Want to strengthen your writing but unsure where to start? Eliminating the passive voice is a great place to begin.
What is the passive voice? When using the passive voice in a sentence, the subject is acted upon. An example is: “The boy was bitten by the dog.”
One clear giveaway that the passive voice is being used is by the presence of the word “was.” When a conjugation of the verb “be” (was, were, am, is, are, been) follows a verb, it is usually a sign of the passive voice.
“The test was failed by the students.”
“The customers were helped by an employee.”
“The presentation will be presented by the boss.”
“The strategy is being planned by the team.”
In all these cases, the subjects (the boy, the students, the shoppers, the presentation, and the strategy) are on the receiving end of an action. To make your writing stronger, try the following rearrangement:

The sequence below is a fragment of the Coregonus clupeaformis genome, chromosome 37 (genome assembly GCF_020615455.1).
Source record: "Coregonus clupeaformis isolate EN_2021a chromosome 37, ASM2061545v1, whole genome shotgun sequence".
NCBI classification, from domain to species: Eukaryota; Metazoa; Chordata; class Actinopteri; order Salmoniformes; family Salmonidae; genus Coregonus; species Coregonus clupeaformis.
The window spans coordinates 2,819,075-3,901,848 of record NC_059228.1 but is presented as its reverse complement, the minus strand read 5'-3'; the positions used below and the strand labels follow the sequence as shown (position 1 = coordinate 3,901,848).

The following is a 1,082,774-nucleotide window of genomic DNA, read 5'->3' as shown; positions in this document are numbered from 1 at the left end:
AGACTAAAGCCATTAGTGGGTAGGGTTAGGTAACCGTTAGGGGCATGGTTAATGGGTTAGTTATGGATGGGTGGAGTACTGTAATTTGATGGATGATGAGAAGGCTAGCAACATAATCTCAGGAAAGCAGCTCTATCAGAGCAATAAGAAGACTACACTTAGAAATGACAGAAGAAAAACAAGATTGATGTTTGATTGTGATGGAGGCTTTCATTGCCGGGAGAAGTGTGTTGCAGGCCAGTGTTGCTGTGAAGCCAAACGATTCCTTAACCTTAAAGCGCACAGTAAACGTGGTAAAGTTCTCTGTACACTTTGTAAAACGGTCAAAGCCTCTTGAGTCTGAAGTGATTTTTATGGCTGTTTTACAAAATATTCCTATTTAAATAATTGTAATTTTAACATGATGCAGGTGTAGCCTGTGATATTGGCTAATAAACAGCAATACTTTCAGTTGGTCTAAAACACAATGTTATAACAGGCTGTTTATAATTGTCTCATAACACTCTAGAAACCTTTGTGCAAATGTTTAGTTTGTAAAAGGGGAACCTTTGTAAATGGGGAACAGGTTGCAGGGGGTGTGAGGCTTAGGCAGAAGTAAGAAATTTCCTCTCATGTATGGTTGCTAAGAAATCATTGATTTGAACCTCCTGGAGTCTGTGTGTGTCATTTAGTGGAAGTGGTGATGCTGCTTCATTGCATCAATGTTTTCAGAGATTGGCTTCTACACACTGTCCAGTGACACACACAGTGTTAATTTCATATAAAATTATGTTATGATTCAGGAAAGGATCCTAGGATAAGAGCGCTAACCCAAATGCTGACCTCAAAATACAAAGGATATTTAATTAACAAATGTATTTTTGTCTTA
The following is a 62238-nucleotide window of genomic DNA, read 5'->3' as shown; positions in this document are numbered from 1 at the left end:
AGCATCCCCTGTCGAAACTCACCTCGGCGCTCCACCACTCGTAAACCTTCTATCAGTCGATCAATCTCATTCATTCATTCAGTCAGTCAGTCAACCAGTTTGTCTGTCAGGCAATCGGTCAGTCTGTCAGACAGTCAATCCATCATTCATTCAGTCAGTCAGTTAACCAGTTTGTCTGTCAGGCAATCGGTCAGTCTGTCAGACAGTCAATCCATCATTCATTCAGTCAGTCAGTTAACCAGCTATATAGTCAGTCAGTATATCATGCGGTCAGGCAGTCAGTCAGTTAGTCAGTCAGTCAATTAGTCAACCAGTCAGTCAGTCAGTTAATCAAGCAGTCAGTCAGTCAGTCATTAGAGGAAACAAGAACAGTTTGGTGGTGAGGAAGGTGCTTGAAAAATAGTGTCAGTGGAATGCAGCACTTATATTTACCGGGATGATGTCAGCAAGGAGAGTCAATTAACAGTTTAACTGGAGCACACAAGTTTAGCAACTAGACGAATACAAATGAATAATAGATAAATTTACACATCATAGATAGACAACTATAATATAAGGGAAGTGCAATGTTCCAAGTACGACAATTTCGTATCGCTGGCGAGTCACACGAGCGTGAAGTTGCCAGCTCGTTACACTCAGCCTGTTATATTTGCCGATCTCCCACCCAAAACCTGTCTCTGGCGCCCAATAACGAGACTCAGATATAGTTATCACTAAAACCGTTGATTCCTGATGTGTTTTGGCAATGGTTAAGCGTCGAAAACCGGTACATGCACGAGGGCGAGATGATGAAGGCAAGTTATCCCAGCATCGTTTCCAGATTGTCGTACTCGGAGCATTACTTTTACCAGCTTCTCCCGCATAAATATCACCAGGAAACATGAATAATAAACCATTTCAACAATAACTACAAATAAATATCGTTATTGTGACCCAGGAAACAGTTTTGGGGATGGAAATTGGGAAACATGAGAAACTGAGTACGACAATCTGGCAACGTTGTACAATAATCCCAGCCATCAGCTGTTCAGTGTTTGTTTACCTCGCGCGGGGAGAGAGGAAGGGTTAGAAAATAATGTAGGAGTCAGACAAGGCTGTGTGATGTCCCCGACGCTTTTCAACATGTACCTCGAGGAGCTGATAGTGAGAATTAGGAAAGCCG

“The dog bit the boy.”
“The students failed the test.”
“An employee helped the customers.”
“The boss will present the presentation.”
“The team is planning the strategy.”
Notice how these sentences are shorter and more direct? By doing this simple rearrangement, these sentences are to-the-point rather than watered down by the passive voice. It is a simple way to make your writing punchier and stronger.
To learn more about the passive voice and how to recognize it, check out Purdue OWL (Online Writing Lab) here.